9 Packet switching of voice, data and signalling offers significant benefits in comparison with circuit switching, including a simplified architecture with less hardware components, more flexibility and integration opportunities, and fewer occurrences of component obsolescence. On the other hand, proprietary elements in the core of the network and the use of dedicated routers diminish a part of the advantages as it involves higher equipment cost, higher maintenance cost and legacy issues when upgrading or expanding networks. Furthermore, these second- generation TETRA networks still tend to be complicated in terms of configuration and troubleshooting, since these networks consist of a multitude of servers, proprietary IP switches and routers. Each of these components has a specific function, such as voice and data routing, call management, network management, SDS gateway, dispatch server and packet data subsystem. Redundancy is possible by adding redundant servers, IP equipment and links. However, due to the mixture of dedicated servers, IP switches and routers, redundancy becomes both complex and costly, and no- single- point- of- failure for all services with low switchover delay is very difficult to achieve. Proprietary and open standards based IP routers are difficult to match. In the architecture shown before, the proprietary routers have to be complemented with open standards based edge routers in order to benefit from MPLS, basically duplicating router equipment. The necessary bandwidth to and from the base station is relatively static, and a limited number of routes through the IP backhaul network have to be considered, in order to benefit from base station link redundancy capabilities offered by MPLS- based Traffic Engineering. It is worth mentioning that the proprietary IP architecture has proven to work for large- scale TETRA networks with over 3,000 sites and 50 regional switches, but still requires the E1 type of interconnection to base stations. Fully distributed open IP- based networks The promise of transparent communication through IP networks using Ethernet connectivity on IP routers has inspired a number of TETRA system suppliers to develop solutions based on a fully distributed IP network topology. By implementing the TETRA Switching and Management Infrastructure (SwMI) component on each site, a resilient network could be created, with unprecedented simplicity and low equipment cost. Figure 5 - Diagram of fully distributed open IP- based network 9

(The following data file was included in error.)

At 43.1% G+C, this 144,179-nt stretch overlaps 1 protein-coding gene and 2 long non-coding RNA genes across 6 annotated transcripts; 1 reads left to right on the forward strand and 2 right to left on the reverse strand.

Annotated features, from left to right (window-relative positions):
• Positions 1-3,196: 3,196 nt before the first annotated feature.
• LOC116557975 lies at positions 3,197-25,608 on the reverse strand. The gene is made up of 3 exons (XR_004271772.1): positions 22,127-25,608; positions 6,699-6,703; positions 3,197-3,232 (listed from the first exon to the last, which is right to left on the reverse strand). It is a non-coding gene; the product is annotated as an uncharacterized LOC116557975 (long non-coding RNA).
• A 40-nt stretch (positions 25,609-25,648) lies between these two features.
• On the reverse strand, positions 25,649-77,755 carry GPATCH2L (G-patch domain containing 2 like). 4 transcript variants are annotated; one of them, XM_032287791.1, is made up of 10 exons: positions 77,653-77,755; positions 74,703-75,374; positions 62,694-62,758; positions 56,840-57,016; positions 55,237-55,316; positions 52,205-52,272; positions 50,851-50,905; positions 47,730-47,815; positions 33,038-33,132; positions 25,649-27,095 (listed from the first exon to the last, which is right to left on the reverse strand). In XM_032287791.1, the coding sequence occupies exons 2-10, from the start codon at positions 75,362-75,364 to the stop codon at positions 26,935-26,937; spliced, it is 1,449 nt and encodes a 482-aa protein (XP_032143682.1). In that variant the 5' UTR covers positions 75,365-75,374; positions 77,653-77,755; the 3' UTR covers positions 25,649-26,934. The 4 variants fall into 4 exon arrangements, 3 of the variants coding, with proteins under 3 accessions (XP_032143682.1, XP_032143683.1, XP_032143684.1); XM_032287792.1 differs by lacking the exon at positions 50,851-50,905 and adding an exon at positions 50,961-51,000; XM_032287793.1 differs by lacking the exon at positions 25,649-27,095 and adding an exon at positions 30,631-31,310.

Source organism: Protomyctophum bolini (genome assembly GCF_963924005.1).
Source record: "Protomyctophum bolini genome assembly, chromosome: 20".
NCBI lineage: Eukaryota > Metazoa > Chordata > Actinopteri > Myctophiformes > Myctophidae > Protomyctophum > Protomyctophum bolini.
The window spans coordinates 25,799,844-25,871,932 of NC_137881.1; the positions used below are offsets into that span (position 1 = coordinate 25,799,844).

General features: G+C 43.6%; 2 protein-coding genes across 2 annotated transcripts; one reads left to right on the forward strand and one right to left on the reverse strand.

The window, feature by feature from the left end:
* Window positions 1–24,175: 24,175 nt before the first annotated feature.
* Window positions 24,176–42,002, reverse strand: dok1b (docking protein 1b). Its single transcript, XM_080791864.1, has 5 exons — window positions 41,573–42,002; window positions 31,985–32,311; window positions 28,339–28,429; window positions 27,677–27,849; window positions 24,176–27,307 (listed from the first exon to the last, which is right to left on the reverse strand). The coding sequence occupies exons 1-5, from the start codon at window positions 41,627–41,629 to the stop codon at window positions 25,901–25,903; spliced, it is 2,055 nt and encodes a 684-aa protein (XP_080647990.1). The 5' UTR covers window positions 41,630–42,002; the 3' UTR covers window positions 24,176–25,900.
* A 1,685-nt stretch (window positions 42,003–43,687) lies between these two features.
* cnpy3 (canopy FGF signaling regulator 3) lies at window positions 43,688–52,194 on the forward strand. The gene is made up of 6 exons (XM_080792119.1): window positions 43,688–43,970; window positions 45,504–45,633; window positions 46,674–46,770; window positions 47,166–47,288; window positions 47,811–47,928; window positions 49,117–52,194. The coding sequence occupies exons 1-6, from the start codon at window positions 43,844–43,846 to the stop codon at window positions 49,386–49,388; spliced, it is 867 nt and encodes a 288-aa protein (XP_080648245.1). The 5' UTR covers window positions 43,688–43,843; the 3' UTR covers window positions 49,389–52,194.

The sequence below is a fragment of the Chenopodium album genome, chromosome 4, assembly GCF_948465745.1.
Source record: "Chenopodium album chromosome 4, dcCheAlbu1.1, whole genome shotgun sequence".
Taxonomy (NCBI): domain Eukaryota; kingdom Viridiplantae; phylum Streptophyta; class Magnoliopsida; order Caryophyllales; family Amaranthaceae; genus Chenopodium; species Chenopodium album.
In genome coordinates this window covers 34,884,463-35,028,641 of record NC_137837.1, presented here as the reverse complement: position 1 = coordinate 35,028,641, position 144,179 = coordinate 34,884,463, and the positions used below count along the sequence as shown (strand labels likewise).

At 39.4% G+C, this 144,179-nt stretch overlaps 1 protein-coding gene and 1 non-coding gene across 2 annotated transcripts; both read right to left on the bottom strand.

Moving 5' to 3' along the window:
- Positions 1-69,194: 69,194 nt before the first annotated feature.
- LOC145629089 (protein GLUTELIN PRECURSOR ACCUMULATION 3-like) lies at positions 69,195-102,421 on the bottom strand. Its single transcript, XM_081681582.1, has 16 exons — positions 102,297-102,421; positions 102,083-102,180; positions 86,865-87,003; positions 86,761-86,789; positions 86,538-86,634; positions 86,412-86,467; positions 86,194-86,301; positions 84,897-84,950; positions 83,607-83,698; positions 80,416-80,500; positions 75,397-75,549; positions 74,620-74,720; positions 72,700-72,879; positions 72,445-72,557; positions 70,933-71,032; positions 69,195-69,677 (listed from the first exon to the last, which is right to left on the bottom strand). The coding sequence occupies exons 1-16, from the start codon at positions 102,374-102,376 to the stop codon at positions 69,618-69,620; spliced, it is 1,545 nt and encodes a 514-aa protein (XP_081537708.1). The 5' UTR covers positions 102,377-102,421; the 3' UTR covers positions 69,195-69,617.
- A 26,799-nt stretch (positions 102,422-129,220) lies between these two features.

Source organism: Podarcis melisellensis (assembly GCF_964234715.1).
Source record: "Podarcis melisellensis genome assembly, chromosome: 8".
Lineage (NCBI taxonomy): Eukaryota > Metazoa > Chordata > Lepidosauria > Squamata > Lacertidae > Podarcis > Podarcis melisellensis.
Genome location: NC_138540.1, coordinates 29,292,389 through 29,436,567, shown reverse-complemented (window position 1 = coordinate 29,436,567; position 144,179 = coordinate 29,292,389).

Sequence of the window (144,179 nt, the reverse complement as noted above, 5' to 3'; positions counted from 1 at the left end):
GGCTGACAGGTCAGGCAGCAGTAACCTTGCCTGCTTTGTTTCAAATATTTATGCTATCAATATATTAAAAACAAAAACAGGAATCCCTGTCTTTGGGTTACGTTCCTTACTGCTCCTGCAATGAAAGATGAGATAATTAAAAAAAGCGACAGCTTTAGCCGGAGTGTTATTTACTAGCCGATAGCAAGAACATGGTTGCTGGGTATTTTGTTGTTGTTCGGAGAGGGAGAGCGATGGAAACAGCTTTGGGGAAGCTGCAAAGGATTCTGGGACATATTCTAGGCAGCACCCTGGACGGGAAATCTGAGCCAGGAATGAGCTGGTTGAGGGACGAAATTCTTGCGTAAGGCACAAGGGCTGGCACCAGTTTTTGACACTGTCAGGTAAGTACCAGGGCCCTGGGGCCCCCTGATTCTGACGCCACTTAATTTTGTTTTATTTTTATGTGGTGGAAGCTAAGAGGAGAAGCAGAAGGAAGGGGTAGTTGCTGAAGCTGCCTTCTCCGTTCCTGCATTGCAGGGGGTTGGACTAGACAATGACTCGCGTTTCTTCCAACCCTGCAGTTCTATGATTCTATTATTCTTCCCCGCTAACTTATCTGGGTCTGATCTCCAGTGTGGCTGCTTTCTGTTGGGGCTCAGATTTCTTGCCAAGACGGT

10 All known suppliers of TETRA networks in this category use standard IP routers, available from multiple vendors. Standard IP protocols such as the User Datagram Protocol (UDP) and Transmission Control Protocol (TCP), as well as the IP Unicast and Multicast protocols can be used to establish and maintain connections, to transmit speech and data, and to provide management functions. Low- cost, COTS router equipment can be used to interconnect the base stations over microwave, copper and fibre optic links. These routers also support the OSPF protocol for adaptive routing, but re- routing typically takes 2 to 30 seconds, which is not good enough to maintain calls. In addition, OSPF does not operate reliably with intermittent failing links. Equipment redundancy can be easily achieved by duplicating the SwMI controller function, but it does not resolve the more important base station link redundancy issue. If a base station becomes isolated, the base station is of very little use as all communication to dispatchers and other sites is lost. No- single- point- of- failure thus requires redundant links as well, with sufficient capacity to carry all signalling, traffic and database synchronisation messages. Unfortunately, additional challenges need to be met in order to create and maintain bigger networks, such as the requirement for reliability and speed of database synchronisation, status table updates for resource management, and the separate configuration of a large number of base station sites. An important issue when using the fully distributed architecture in networks is the variation of bandwidth requirement, which is extremely difficult to predict. The required bandwidth is not just the total bit rate of the maximum number of simultaneous calls on the base station; the highly variable signalling (call setup and maintenance) as well as database synchronisation traffic also have to be considered. Especially the latter is difficult to predict, as each movement and status change of a radio in the network requires an update in all other sites and/or central database server(s). Using IP Multicast may save bandwidth, but it involves additional difficulties in configuring equipment; it results in scalability issues (as mapping TETRA groups onto IP Multicast addresses limits the maximum number of groups), it is slow with regard to path reconfiguration, and IP Multicast alone does not meet the requirement for reliable transfer of database synchronisation messages. MPLS- enabled router equipment may be deployed to benefit from fast re- routing capabilities, but here too the variable bandwidth requirement makes it difficult to perform Traffic Engineering, which has to be configured for a sufficient Peak Information Rate (PIR) in order to guarantee Quality of Service (QoS). 10